SAP has consistently failed to deliver the innovation its customers need and pay for.

That was the blunt message of Ray Wang, enterprise strategy partner at analyst house Altimeter, to the UK and Ireland SAP User Group conference in Manchester this week.

Wang listed a series of SAP "failures," highlighted the fact that many leading SAP customers are looking for software as a service alternatives to SAP, and suggested ways end users could free the funds to make the most of their enterprise systems.

SAP invests a significant proportion of its income on research and development, said Wang, yet achieves poor return on its investment.

The German ERP giant invested 1.6 billion Euros in R&D last year - some 19.4% of revenues, yet it has been consistently late on product delivery and is promising no new innovations until 2014, according to Wang. Oracle, SAP's bitter rival, in contrast only invested 13.7% of revenues in R&D.

Wang highlighted "Five big failures in five years amidst legal battles and poor adoption of new products and functionaility". Among SAP failures, according to Wang are:

  • Netweaver
  • Duet
  • BusinessbyDesign
  • Solution manager
  • Enterprise support

He went on to say that at the minimum SAP needs to deliver on past promises.

An Altimeter survey of 73 global SAP customers revealed a list of key priorities:

  • Reduce cost of ownership and complexity
  • Address integration with existing investments
  • Complete original and promised product road map
  • Reduce cost of maintenance or show value
  • Renewed focus on innovation (e.g. Web 2.0 and SaaS)

Wang urged SAP to unlock the considerable amount of innovation which exists within the company, but which is often kept hidden from end users because of internal company politics.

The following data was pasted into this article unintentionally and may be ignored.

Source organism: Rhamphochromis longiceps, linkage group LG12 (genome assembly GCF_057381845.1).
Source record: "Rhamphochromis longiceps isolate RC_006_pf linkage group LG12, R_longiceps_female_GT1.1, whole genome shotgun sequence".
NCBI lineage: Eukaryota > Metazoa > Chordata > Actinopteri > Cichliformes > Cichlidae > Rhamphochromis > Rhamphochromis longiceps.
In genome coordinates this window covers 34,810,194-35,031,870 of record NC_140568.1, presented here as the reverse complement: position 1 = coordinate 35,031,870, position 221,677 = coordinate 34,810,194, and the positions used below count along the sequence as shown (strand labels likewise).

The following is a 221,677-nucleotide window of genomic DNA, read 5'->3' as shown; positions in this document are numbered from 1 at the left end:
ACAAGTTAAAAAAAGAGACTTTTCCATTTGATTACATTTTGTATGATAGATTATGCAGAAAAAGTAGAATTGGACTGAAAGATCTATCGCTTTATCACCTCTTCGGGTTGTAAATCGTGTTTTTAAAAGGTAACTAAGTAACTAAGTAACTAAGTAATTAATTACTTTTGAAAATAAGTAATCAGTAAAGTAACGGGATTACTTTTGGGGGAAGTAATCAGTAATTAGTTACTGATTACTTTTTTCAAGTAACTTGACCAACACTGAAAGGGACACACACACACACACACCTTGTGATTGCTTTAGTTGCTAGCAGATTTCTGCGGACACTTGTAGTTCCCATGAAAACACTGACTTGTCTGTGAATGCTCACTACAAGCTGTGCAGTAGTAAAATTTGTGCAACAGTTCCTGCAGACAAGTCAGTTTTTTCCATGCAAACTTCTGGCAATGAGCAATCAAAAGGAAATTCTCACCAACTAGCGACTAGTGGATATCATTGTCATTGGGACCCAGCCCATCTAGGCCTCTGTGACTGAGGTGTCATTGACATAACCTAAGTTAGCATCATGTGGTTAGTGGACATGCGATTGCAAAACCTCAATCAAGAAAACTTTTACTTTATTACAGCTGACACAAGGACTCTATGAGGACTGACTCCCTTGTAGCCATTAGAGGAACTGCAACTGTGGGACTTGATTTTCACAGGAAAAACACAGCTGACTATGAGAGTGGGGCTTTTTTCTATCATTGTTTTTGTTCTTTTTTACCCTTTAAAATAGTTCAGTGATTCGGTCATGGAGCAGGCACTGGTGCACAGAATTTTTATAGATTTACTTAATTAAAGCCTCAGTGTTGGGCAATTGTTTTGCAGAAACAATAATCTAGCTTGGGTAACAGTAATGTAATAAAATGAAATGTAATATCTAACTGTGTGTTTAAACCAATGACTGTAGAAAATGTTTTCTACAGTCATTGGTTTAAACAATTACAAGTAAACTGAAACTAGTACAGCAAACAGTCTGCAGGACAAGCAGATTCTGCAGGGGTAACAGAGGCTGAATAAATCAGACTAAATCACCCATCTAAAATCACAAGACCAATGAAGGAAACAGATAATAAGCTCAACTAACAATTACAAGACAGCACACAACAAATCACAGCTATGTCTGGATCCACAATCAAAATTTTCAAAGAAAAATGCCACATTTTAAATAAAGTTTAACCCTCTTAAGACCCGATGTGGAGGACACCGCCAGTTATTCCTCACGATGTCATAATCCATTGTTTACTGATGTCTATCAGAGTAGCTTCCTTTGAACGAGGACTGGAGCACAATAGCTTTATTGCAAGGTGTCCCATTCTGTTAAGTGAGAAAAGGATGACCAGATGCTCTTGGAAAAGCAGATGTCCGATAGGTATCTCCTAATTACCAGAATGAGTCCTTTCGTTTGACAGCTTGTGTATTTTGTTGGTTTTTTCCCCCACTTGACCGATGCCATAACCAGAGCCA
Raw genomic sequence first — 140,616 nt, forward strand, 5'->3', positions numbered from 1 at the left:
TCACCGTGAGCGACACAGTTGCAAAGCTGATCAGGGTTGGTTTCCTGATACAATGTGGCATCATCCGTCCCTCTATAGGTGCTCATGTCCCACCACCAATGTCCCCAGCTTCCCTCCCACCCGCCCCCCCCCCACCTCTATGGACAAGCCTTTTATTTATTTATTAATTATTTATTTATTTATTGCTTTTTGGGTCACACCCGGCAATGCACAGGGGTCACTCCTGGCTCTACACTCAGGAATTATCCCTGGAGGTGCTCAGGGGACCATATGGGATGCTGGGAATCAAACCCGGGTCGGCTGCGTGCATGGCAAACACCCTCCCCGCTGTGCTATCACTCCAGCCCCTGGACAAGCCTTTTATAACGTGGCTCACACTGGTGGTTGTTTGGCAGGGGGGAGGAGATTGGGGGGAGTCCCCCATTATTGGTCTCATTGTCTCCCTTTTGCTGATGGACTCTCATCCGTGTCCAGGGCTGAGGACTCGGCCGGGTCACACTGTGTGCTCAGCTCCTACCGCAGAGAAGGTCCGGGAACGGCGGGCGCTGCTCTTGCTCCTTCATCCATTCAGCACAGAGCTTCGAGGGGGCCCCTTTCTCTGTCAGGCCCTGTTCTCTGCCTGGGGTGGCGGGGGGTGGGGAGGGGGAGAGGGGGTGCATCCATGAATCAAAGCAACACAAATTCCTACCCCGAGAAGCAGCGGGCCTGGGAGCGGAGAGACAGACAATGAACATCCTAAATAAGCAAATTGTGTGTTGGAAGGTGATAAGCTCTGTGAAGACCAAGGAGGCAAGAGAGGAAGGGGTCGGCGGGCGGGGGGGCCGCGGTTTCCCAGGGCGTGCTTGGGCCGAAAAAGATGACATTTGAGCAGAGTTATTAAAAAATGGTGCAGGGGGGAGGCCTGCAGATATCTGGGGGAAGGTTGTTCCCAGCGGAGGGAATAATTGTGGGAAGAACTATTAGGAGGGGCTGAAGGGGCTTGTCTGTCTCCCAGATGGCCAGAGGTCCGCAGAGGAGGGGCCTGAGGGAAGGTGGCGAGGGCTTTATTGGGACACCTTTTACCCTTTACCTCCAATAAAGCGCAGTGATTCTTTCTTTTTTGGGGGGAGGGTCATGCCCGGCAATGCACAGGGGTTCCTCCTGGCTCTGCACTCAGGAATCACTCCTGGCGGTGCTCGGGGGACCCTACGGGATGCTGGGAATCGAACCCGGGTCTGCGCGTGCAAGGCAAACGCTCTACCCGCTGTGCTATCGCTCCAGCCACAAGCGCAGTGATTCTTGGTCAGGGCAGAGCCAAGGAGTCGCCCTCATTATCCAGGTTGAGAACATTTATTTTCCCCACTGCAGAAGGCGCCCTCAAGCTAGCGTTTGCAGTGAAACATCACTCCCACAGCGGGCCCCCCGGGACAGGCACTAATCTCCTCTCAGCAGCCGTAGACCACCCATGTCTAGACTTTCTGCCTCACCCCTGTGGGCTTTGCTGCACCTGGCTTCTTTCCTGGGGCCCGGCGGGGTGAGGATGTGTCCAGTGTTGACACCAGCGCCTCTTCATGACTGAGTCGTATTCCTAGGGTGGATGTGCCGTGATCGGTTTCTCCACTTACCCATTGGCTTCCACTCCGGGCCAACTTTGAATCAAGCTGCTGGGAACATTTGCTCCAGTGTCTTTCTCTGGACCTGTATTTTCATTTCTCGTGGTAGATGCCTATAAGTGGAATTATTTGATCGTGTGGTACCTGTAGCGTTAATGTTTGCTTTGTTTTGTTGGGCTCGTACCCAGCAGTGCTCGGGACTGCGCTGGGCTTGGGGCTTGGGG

He also urged end users to get involved with the SAP use group to get effective input into SAP's future product roadmap. He urged IT managers at the event to use SaaS solutions to fill any gaps they needed and to fund innovation with systems optimisation.

Responding, Tim Noble, who became managing director for SAP UK and Ireland, in June said, “SAP has a strong focus on innovation as a company, as well as co-innovation with both partners and customers alike. We have a clear roadmap until 2012 that has been announced publicly, and we will have more announcements next year as we stated at the time of our Q3 earnings.

“Putting the customer at the heart of our organisation is our main objective and listening to their innovation needs, as well as better communicating our plans is critical to our plan now and moving into 2010.”

Talking to CIO sister title ComputerworldUK from the conference, SAP UK and Ireland User Group Chairman Alan Bowling also focused in on innovation.

"We've seen good collaboration with SAP this year, but as always would welcome the opportunity for more. Innovation is an area we'd love to get involved in. As users we could play a big role in helping them decide which innovations come out of the lab and are taken to market.

"It would be great to get better visibility of what's going on in the labs and help SAP more with the direction of its R&D efforts.

He was also less critical than Wang over some of SAP's recent product difficulties. "SAP has admitted they didn't get it right with the first iteration of BusinessByDesign, but what they are doing now is really interesting," said Bowling.

"The hybrid approach where you can have some of your processes in the cloud and others still within the business is very innovative. For business that don't want to put their business critical processes in the cloud as they see it as too risky this could really work, as they can keep those in house and put less critical processes in the cloud."